With over 700 horsepower on tap and a price tag barely over $60k in Canada, Dodge appears on paper to have a winner on its hands with the new Challenger SRT Hellcat. But if you want to get your hands on one, you may have to act quicker than this most powerful of muscle cars covers the quarter-mile.

That's because, according to our compatriots over at Edmunds, Dodge may limit production – in the first year, at least – to just 1,200 units. That would amount to barely a quarter of the Challengers that Dodge moves each month, and would also mean only one Hellcat for every two Dodge dealers in North America - which could lead to some serious contention over which stores and which customers can get their hands on the ultimate Challenger.

Reached for comment, SRT spokesman Dan Reid told Autoblog Canada that "there is no plan to limit production of the Challenger Hellcat," echoing the words of Dodge CEO Tim Kuniskis who told Edmunds: "We don't know what the market demand is." Which doesn't mean that it won't restrict production, but doesn't mean that it will, either. It just hasn't decided yet - or announced any such decision, at any rate - over what will be the final allocation strategy for what could be a game-changing muscle car. That is, at least, until new versions of the Mustang and Camaro come along in pursuit of Dodge's bragging rights...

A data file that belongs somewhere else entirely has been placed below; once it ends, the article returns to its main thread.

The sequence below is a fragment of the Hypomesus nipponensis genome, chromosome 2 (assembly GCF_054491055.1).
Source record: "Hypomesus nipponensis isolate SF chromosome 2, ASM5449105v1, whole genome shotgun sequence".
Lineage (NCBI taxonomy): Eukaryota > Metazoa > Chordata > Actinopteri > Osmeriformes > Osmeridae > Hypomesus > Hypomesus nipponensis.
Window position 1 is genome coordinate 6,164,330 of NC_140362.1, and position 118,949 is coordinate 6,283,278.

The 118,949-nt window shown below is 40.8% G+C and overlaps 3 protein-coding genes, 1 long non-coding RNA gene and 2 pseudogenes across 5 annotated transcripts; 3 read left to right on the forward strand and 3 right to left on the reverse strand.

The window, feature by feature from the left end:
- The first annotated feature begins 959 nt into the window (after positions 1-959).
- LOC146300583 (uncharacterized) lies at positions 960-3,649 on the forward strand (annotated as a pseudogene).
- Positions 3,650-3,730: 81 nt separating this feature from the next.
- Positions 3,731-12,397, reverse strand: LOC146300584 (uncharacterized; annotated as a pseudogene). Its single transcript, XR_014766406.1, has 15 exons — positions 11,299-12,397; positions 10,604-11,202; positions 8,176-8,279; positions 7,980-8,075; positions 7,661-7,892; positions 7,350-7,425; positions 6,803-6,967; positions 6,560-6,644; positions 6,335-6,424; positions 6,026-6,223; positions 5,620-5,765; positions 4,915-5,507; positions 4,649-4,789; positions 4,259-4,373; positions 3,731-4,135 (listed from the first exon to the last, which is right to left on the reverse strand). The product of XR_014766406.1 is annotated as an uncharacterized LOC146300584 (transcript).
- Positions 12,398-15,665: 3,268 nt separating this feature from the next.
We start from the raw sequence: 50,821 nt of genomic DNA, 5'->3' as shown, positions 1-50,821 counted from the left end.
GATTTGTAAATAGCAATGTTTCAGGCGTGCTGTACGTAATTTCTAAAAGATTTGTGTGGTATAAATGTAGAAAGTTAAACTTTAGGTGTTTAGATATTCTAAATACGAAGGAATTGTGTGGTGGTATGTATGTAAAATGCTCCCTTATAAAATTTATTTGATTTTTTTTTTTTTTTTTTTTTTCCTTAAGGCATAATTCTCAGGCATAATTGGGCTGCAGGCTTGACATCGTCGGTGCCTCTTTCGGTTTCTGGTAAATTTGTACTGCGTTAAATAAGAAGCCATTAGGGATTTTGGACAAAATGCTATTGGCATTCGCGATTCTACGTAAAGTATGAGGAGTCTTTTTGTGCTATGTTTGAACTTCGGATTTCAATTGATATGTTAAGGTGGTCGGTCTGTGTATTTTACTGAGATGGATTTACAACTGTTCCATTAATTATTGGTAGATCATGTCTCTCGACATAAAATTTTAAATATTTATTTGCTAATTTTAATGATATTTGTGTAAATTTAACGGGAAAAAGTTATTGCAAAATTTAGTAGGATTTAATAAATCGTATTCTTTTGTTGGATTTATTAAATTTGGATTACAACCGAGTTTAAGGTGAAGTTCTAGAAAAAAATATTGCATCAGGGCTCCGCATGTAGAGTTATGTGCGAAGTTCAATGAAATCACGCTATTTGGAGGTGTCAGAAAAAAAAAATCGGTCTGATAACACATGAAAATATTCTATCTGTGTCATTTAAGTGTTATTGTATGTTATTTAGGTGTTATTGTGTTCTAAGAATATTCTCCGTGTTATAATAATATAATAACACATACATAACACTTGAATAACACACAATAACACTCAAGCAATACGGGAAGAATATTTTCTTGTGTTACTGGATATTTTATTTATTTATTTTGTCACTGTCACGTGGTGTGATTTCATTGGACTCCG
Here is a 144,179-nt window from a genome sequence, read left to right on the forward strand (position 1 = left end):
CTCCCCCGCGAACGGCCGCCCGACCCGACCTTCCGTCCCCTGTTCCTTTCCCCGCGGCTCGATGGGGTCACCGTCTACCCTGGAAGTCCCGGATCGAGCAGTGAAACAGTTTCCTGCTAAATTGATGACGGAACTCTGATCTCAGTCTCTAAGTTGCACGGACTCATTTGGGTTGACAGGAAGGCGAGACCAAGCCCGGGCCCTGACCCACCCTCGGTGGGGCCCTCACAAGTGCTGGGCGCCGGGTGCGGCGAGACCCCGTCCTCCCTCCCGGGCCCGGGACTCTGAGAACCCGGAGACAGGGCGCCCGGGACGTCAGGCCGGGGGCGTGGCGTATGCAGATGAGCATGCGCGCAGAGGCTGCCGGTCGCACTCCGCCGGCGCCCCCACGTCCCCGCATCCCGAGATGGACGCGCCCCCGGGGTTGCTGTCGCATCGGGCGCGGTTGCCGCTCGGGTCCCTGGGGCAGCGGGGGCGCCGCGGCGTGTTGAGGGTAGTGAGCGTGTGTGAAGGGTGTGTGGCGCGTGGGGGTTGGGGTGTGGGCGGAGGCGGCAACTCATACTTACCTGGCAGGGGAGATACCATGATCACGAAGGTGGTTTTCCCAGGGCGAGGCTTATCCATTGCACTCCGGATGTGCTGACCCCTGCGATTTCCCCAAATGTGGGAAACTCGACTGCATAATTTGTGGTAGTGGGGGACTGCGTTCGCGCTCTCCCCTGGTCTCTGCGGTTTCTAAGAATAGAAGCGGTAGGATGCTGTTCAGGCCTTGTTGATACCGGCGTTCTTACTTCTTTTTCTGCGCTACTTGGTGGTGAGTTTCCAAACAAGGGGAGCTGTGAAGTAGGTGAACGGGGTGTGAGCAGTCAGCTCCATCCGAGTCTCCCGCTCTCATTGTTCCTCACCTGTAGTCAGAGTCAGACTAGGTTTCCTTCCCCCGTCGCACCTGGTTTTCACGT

News Source: Edmunds

Worse For Your Health: Rolling coal or burning rubber?

Posted Jul 15th 2014 5:00PM



A cursory Internet search reveals that both kinds of 'smoke' have some pretty scary ingredients.

With social, political and ecological concerns all wrapped up into one made-for-the-Internet phenomenon, there's no question that "rolling coal" has taken over the airwaves in the last few weeks. As many before me have pointed out, this practice isn't a new one, but renewed interest in (or horror at the exercise of) has flooded many of our feeds with terrifying photos, careening op-eds and viral videos.